October 3, 1906 [Le Tripot clandestine/The Scheming Gambler's Paradise]

Georges Méliès abandons camera tricks and depends entirely on gigantic mechanical magic. The human beings—croupiers, bawds, gamblers, gendarmes—are almost incidental. It's the set that matters, a casino that seamlessly transforms into a millinery, sliding and shifting at will. The police enter—seemingly as enforcers of the law, but in practical terms only there to activate the machinery that instantly reforms tous les roués et les filles, who demurely admire hats and conduct proper business, their cards and wheel forgotten. And then it all pitches forward again as the law departs—and back and forth, until the mechanism folds everyone into its workings, the police as well, seduced by Méliès' spinning world.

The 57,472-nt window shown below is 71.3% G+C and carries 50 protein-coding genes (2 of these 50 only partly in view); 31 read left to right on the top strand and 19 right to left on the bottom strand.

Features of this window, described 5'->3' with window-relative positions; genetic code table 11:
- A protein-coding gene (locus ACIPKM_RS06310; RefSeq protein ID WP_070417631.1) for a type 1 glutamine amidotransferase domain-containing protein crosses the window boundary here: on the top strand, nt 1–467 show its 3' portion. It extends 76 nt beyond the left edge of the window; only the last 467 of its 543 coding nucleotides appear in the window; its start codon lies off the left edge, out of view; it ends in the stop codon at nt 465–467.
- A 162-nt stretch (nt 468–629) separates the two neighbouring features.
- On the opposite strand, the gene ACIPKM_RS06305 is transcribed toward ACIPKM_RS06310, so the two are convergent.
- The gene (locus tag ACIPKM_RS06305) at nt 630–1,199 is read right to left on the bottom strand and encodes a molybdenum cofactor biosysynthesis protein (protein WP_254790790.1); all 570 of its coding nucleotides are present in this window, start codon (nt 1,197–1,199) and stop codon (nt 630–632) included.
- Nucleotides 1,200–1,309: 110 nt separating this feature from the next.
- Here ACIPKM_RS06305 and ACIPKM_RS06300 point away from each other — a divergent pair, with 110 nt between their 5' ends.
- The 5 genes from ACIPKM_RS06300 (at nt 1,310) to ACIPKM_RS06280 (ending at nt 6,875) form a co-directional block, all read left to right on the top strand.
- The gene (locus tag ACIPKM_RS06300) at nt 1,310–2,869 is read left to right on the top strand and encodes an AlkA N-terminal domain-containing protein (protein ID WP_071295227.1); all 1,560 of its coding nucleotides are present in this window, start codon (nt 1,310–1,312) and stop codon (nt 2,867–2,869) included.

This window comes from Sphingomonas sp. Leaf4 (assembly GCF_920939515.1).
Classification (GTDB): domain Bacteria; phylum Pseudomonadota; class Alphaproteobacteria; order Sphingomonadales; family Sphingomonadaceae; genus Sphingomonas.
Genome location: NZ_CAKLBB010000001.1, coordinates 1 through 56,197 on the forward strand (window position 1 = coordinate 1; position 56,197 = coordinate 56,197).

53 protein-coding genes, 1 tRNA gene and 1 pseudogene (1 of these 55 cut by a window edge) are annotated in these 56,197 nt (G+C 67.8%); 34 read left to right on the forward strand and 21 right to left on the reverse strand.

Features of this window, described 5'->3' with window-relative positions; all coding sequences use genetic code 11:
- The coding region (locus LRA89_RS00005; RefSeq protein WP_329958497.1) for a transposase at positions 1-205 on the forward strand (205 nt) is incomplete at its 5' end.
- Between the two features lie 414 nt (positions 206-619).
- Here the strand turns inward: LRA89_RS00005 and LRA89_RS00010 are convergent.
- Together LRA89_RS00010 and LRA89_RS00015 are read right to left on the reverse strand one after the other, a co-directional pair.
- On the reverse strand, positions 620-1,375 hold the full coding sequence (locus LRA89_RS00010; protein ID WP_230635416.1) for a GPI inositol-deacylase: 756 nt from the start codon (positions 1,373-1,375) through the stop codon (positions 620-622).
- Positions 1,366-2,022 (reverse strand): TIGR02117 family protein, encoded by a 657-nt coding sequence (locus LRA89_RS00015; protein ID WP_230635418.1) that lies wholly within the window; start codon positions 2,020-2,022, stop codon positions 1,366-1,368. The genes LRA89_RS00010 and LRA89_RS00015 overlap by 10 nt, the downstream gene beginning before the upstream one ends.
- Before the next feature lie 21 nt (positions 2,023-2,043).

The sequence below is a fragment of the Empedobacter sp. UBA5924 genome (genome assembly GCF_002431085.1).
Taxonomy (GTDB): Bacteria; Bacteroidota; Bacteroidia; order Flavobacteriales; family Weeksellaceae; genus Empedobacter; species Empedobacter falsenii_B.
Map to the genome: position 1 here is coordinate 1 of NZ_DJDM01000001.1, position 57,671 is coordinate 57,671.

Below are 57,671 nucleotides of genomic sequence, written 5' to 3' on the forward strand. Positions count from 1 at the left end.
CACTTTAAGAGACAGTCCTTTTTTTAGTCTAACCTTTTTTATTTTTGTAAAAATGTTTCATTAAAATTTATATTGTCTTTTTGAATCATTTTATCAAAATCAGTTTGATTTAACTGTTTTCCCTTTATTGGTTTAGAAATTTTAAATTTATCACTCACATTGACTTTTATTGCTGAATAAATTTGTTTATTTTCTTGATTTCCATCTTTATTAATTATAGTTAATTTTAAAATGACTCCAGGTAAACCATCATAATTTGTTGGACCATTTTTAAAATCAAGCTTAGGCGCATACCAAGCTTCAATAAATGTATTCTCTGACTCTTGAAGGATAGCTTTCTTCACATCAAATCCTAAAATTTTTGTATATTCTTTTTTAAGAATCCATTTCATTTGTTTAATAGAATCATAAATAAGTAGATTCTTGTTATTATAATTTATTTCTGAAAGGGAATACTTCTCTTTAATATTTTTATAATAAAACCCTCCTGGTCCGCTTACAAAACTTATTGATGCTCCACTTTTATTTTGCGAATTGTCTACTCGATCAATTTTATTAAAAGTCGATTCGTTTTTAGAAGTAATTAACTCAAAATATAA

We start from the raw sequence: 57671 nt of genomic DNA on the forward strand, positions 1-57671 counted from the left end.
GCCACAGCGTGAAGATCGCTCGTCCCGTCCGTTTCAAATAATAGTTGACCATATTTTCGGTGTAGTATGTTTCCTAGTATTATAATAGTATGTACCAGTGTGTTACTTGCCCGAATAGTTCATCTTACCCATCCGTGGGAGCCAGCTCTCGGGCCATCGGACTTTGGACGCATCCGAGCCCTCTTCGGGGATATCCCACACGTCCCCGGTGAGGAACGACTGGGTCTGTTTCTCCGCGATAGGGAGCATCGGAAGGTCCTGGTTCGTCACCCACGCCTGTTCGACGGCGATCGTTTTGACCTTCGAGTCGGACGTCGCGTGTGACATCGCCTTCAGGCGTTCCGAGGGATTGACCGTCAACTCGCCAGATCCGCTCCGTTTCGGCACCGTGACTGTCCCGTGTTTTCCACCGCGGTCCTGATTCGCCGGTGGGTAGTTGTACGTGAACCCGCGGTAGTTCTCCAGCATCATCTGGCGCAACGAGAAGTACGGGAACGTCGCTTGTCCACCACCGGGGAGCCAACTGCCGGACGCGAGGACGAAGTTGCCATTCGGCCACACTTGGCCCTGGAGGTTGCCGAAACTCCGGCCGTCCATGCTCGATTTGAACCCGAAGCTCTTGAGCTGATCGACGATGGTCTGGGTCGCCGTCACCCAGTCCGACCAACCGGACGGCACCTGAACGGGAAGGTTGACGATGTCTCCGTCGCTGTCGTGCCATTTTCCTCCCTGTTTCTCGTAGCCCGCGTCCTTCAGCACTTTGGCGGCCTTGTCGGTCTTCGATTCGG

Once again, the Frenchman fulfills the primal desire to watch, and appreciates the lifelong delight in cunning motion—and extends an invitation to the viewer to join him, as we smile and exclaim, "So that's how it's done!"—and wait to see it again.


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